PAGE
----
Theresa May has reacted to claims of harassment of staff by MPs by calling for new grievance procedures.
In a letter to Commons Speaker John Bercow, the PM said the current House of Commons disciplinary regime lacked “teeth” and needed to be reformed.
A mediation service should be set up for all MPs, regardless of their party, she said.
Labour leader Jeremy Corbyn said he was ready to back the PM and establish “robust and effective” new rules.
In her letter to the speaker, Mrs May said she was concerned by reports of alleged mistreatment of parliamentary workers and was “determined to protect those staff who work for MPs”.
She said the current system for airing grievances was not fair on employees, many of whom were young and in their first job.
“I believe it is important that those who work in the House of Commons are treated properly and fairly – as would be expected in any modern workplace.”
She said she wanted to see contractually-binding grievance procedures, rather than the current system under which MPs were not bound by decisions from IPSA – the Independent Parliamentary Standards Authority.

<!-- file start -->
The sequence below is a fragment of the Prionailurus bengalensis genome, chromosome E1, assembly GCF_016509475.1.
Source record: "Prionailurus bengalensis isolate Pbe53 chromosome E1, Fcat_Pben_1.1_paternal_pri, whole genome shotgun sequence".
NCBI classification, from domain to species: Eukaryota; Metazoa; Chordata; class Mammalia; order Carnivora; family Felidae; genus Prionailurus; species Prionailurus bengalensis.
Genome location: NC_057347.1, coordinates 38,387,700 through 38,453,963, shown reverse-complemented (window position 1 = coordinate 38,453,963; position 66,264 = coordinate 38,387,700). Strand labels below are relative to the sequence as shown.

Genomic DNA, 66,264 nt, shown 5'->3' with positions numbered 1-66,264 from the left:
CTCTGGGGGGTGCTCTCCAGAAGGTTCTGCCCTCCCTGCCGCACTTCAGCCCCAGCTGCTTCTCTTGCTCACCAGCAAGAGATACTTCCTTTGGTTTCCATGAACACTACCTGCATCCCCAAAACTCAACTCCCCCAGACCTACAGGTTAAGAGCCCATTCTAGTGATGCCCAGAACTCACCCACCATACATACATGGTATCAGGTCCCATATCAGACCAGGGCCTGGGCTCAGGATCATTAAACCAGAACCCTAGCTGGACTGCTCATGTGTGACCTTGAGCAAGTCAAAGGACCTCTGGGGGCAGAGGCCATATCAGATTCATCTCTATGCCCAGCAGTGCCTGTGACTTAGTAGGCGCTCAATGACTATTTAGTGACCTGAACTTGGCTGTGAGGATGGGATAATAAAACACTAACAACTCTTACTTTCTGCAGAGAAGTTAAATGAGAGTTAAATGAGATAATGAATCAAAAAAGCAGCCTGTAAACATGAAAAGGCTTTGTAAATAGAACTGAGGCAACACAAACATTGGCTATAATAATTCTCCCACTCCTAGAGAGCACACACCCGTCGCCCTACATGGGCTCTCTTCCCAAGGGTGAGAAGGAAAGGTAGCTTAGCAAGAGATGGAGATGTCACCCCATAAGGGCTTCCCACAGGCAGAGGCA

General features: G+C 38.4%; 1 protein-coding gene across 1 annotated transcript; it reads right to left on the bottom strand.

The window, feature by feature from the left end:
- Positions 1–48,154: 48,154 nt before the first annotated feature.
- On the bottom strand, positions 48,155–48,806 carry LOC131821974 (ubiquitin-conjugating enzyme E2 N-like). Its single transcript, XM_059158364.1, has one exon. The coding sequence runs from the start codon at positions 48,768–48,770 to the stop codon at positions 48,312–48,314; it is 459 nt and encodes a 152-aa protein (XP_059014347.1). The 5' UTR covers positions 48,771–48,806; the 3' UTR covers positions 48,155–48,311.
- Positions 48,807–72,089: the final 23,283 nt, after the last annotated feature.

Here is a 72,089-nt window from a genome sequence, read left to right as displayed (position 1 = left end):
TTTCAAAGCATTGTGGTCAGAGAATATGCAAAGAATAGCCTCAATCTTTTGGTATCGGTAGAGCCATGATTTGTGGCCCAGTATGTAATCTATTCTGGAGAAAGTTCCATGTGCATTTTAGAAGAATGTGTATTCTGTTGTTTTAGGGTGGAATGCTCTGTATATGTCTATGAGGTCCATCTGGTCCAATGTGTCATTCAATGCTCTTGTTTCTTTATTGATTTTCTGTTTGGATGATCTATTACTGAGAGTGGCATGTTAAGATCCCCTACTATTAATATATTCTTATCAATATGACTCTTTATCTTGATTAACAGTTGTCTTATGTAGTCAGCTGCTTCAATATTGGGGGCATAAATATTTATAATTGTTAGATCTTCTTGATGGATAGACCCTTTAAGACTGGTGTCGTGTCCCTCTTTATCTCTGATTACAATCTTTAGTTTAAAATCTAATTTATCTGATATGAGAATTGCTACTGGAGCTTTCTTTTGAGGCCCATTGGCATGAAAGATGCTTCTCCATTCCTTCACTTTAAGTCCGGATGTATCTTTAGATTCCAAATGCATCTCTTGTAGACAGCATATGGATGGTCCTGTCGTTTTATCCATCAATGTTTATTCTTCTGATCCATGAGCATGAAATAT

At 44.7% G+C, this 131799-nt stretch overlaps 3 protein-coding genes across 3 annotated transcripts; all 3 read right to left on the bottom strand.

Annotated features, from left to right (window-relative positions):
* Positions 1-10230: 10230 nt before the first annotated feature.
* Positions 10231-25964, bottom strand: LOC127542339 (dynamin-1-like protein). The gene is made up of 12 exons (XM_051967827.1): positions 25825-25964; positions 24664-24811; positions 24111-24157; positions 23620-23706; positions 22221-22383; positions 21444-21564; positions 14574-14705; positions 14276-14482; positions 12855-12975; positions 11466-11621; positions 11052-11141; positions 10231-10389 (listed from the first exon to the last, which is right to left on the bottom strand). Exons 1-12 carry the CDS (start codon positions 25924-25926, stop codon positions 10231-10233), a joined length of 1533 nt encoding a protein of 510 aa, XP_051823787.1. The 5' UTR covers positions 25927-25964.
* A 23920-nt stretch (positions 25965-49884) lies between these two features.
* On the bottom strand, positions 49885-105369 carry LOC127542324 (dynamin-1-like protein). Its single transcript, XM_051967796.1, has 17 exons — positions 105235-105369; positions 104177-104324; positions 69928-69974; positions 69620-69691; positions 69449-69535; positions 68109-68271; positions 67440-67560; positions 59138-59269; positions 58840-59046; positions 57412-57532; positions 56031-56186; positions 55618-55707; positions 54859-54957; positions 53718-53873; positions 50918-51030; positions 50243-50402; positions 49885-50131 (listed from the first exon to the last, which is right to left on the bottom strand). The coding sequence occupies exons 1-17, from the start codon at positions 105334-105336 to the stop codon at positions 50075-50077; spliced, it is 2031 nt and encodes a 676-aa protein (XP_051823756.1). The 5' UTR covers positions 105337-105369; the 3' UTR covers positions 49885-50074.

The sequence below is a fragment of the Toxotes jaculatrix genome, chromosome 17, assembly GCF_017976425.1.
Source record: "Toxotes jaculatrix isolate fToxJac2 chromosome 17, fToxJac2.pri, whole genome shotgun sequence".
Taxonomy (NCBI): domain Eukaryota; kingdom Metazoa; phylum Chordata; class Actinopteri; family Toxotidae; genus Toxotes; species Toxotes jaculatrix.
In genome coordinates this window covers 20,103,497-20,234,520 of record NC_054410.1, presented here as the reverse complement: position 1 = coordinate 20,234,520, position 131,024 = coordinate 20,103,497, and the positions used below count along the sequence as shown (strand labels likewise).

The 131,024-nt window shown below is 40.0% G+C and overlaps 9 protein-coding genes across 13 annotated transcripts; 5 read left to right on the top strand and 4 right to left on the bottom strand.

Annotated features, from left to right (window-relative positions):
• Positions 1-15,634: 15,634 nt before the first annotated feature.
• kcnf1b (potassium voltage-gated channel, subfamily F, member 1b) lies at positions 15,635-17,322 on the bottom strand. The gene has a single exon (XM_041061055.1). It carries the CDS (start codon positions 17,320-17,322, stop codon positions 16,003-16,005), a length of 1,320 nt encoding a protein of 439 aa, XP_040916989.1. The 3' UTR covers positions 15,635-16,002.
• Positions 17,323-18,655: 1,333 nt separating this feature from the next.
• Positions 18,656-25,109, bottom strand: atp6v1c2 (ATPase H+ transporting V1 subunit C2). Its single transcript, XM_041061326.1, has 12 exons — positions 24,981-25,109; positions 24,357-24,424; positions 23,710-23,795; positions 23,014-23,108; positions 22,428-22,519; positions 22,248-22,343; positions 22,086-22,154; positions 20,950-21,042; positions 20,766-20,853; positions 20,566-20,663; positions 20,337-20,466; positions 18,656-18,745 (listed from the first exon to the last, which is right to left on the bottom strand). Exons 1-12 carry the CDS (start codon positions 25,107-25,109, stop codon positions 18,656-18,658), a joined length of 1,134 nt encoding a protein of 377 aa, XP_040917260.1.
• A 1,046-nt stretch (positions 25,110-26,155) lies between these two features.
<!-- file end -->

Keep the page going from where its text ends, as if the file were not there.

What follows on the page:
Mrs May said there was already a confidential phone line, an online portal and an advice service for MPs to report abuse but she now wanted to “go further”.
Parliamentary staff and the public needed to have confidence in the system, she said, and cross-party support would “play an important role in this”.
Mrs May asked Mr Bercow to help her do “all we can to ensure that the reputation of Parliament is not damaged further by allegations of impropriety”.
A Labour spokesman said: “There must be robust procedures inside as well as outside Parliament for dealing with abuse and harassment.
“Jeremy (Corbyn) is ready to meet the speaker and the prime minister as soon as possible to strengthen those procedures and parliamentary-staff employment conditions. All political parties are also under an obligation to ensure their own internal procedures are robust and effective.”